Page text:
SS cassette spacer question- Mtbr.com
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  1. #1
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    SS cassette spacer question

    Okay, so sorry for another conversion question as I'm sure you guys get bombarded with them.

    I've got a Surly spacer kit and will be running two rings in the back, one with an 8mm base and a standard Surly cog.

    I've measured everything and think I have my chainline numbers figured out, so now I'm getting in mind how my spacer stack will have to be.

    No matter how I orient my spacers, I'm going to have to cut one of them down to get proper fit on my freehub body, which is fine. My question is, Surly specifies their spacer stack with cog as measuring 35.45mm or something. How precise does that have to be?

    And also, how close does chainline need to be? Is within 1 or 2mm close enough? I eyeballed my last SS and it never killed me, but I'd like to be as close as possible on this bike. But between spacer arrangement and my measuring skills, I'm not positive I'll be spot on.

    Thanks!

  2. #2
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  3. #3
    Downcountry AF
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    do you have any old spacers from a used cassette? they could be used in addition to your Surly kit to fine tune chainline. or if necessary, buy a few extra small spacers at LBS or ebay for a couple bucks. thats easier than trying to cut up spacers IMO.

    if your using two cogs in the rear your chainline won't be perfect. split the difference but get it as close as possible. I would throw your cogs on the freehub and play with different combinations of spacers till you get it right.
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  4. #4
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    I always considered it a trial by error thing. You'll get close with the math you've done, but after that, just shift the spacers as you see fit. Sometimes, you have to use bad chainline for tire clearance. Every scenario is different.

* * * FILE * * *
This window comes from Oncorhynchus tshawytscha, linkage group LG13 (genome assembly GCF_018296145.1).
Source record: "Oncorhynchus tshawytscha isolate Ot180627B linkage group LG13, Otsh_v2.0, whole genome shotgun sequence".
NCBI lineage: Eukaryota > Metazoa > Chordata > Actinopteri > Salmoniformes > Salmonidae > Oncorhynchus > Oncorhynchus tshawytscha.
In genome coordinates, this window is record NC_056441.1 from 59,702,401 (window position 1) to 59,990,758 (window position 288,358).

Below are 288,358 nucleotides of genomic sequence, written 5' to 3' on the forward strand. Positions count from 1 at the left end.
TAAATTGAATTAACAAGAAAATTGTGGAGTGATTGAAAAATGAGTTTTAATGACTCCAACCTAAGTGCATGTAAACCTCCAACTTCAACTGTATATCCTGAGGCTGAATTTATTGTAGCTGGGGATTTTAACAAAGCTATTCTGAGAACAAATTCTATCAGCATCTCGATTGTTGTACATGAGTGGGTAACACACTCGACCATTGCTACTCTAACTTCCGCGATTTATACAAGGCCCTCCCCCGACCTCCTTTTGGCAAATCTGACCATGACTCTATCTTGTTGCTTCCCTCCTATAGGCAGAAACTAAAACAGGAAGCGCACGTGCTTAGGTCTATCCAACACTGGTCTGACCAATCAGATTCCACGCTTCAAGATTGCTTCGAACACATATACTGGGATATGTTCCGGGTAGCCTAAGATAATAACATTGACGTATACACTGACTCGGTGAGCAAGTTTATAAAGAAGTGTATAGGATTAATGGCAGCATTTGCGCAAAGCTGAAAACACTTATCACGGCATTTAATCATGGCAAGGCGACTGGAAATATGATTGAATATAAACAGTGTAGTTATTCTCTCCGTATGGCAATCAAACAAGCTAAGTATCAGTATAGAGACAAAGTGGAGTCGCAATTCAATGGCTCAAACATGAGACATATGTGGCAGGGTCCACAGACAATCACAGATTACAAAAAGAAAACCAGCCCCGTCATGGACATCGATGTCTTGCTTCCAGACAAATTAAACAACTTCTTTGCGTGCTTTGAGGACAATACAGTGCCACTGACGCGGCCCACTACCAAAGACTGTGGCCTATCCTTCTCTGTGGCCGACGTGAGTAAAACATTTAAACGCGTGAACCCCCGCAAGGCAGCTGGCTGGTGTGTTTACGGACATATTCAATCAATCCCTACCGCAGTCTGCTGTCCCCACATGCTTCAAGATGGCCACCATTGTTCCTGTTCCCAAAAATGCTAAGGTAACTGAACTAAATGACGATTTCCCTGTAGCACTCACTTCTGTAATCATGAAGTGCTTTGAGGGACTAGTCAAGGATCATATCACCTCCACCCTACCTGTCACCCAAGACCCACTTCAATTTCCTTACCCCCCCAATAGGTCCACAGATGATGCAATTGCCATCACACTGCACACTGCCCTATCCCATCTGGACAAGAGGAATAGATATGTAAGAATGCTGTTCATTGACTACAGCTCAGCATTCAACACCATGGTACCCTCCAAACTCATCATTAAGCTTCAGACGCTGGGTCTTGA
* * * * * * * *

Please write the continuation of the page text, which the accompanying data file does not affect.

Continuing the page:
And definately don't try to cut/sand/shim the spacers. Just get used ones from a junk 8-speed cassette. There is no load on them, so the material choice boils down to getting as light as possible.
    "a hundred travel books isn't worth one real trip"

  5. #5
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    Cool thanks guys. So basically it just has to be close to that 35 mm number to tighten down properly?

  6. #6
    more skier than biker
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    Quote Originally Posted by watts888 View Post
    There is no load on them, so the material choice boils down to getting as light as possible.
    Is it true that there is no load on them? I've been having an issue lately with dropping my chain on my SS and it always seems to have been dropping off the rear cog, not the chainring. I thought it was a chainline issue, but even when I thought I had the chainline correct, the chain would still drop in very high torque situations (i.e. smashing fast up a steep climb, or really torquing down to clear the last few bits of a hard hill)...it would just kind of pop off the rear cog in those situations.

    So the other day, I was taking everything apart and I noticed that the small spacer that sits right up against the inside of the cog was cracked clean through. I replaced it and my chain drop issues went away. My theory now is that with the cracked spacer in there, in those high-torque situations I described above, the cog would kind of 'squash' the cracked spacer a bit thus briefly changing the chainline for an instant which could result in dropping the chain off the rear cog. Which if true, would imply load on that spacer....no? yes?

    I've been a singlespeed racer and rider for many many years....first time I have ever cracked a spacer like that so this was a new one to me.
    Last edited by Tyrone Shoelaces; 07-07-2016 at 03:04 PM.

  7. #7
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    That's why I made this, nothing moves, spacers are aluminum and stainless.




  8. #8
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    Lot of things that could have caused it, but normally, there isn't any rotational or side load on the spacer. Could have come from the factory with a crack and wasn't noticed. If the cassette retainer ring is over tightened, it could crack the spacer. If the retainer ring isn't tightened down and the drive cog has a lot of force exerted on it, it could shift and create enough twisting force to crack the spacer. It could have been installed on a cold day and left in a car on a hot day where the plastic expanded and cracked the spacer.

    Basically, there's a lot of "coulds" and "maybes" in there. Normally, those spacers don't break. Exact same material used in 8, 9, and 10 speed cassettes in between the cogs. I've never seen one of those break, but I'm sure they do. I've seen cogs break though.
    "a hundred travel books isn't worth one real trip"

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